Overview of NuGet.org

NuGet.org is a public host of NuGet packages that are employed by millions of .NET and .NET Core developers every day.

Role of NuGet.org in the NuGet ecosystem

In its role as a public host, NuGet.org itself maintains the central repository of over 100,000 unique packages at nuget.org. NuGet.org is not the only possible host for packages. The NuGet technology also enables you to host packages privately in the cloud (such as on Azure DevOps), on a private network, or even on just your local file system. If you are interested in a different host or hosting option, see Hosting your own NuGet feeds.

NuGet.org, like any host for NuGet packages, serves as the point of connection between package creators and package consumers. Creators build useful NuGet packages and publish them. Consumers then search for useful and compatible packages on accessible hosts, downloading and including those packages in their projects. Once installed in a project, the packages' APIs are available to the rest of the project code.

Relationship between package creators, package hosts, and package consumers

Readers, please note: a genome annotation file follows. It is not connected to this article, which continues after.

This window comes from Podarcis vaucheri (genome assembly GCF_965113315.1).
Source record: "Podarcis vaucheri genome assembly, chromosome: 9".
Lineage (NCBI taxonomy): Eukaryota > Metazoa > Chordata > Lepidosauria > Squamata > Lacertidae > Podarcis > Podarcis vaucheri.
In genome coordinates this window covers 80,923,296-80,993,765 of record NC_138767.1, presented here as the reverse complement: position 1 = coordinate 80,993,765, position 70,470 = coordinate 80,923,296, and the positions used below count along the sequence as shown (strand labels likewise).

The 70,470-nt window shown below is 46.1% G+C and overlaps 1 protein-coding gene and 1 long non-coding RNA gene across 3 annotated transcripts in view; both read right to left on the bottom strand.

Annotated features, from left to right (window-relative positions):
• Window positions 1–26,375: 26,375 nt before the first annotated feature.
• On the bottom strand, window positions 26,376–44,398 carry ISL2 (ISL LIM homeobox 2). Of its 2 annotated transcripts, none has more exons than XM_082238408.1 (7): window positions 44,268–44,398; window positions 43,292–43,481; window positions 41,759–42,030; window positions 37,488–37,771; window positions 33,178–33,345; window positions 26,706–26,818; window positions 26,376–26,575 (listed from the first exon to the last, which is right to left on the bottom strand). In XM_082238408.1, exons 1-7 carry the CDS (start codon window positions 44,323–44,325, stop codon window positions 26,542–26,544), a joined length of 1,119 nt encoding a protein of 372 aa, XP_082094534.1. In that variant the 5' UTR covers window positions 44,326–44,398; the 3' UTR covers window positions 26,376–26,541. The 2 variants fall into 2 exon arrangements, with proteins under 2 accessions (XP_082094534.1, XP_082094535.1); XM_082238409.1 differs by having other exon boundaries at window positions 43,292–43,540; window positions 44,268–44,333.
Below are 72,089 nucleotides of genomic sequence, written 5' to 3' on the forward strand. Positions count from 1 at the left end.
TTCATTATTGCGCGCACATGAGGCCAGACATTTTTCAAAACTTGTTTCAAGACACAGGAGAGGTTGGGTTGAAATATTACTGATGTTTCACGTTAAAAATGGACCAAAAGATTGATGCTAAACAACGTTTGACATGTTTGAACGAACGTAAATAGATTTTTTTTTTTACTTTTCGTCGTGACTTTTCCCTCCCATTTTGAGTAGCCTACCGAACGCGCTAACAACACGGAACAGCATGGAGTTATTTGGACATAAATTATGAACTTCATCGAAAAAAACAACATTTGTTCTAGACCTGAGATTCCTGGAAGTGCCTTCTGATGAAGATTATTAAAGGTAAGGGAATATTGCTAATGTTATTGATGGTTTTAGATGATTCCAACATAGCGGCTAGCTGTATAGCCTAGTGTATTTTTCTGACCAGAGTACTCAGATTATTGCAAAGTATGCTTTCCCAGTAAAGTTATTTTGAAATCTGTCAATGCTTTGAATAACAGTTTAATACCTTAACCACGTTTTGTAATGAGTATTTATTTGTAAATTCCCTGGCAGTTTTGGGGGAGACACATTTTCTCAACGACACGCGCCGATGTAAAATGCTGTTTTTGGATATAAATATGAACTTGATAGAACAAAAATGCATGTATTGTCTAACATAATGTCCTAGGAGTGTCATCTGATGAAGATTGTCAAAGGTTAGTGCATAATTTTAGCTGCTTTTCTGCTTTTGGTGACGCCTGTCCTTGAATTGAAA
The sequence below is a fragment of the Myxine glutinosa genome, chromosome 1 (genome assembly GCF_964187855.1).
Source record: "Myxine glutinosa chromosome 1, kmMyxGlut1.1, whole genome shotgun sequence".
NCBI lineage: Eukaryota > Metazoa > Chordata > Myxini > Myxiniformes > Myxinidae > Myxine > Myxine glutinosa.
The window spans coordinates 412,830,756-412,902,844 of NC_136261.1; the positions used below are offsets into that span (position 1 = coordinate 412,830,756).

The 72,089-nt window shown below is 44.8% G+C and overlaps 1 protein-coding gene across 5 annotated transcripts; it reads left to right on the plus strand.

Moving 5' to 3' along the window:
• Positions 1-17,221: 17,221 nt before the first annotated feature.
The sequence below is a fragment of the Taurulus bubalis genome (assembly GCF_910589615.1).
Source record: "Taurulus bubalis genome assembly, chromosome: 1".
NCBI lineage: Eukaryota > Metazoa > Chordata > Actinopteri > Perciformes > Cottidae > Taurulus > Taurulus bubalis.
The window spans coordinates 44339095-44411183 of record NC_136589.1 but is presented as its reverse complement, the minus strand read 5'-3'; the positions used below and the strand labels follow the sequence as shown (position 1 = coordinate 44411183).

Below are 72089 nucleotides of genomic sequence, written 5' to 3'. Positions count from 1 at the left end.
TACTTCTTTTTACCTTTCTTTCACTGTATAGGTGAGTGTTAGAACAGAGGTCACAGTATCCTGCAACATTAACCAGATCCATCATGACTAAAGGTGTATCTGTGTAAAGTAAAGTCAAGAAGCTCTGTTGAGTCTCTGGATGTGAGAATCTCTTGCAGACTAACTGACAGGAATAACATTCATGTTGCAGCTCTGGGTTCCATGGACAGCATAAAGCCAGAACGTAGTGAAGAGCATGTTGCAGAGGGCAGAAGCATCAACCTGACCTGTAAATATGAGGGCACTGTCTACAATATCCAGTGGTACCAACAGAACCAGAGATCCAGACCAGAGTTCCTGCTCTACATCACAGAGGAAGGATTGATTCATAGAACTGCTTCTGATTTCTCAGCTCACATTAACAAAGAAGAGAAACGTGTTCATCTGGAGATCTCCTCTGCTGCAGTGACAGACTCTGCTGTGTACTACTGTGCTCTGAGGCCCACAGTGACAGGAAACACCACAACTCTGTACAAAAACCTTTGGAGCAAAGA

To publish packages on NuGet.org, you first create an individual (user) account. This becomes your identity on NuGet.org.

NuGet.org also allows you to create an organization account. An organization account has one or more individual accounts as its members. Members can manage a set of packages while maintaining a single identity for ownership. Through your individual account, you can be a member of any number of organizations.

A package can belong to an organization account like it can belong to an individual account. Package consumers don't see any difference between an individual account or the organization account: both appear as package owners.

API keys

Once you have a NuGet package (.nupkg file) to publish, you publish it to NuGet.org using either the nuget.exe CLI or the dotnet.exe CLI, along with an API key acquired from NuGet.org.

When you publish a package, you include the API key value in the CLI command.

ID prefixes

When you publish packages, you can reserve and protect your identity by reserving ID prefixes. When installing a package, package consumers are provided with additional information indicating that the package they are consuming is not deceptive in its identifying properties.

API endpoint for NuGet.org

To use NuGet.org as a package repository with NuGet clients, you should use the following V3 API endpoint:


Older clients can still use the V2 protocol to reach NuGet.org. However, please note, NuGet clients 3.0 or later will have slower and less reliable service using the V2 protocol:

https://www.nuget.org/api/v2 (The V2 prototcol is deprecated!)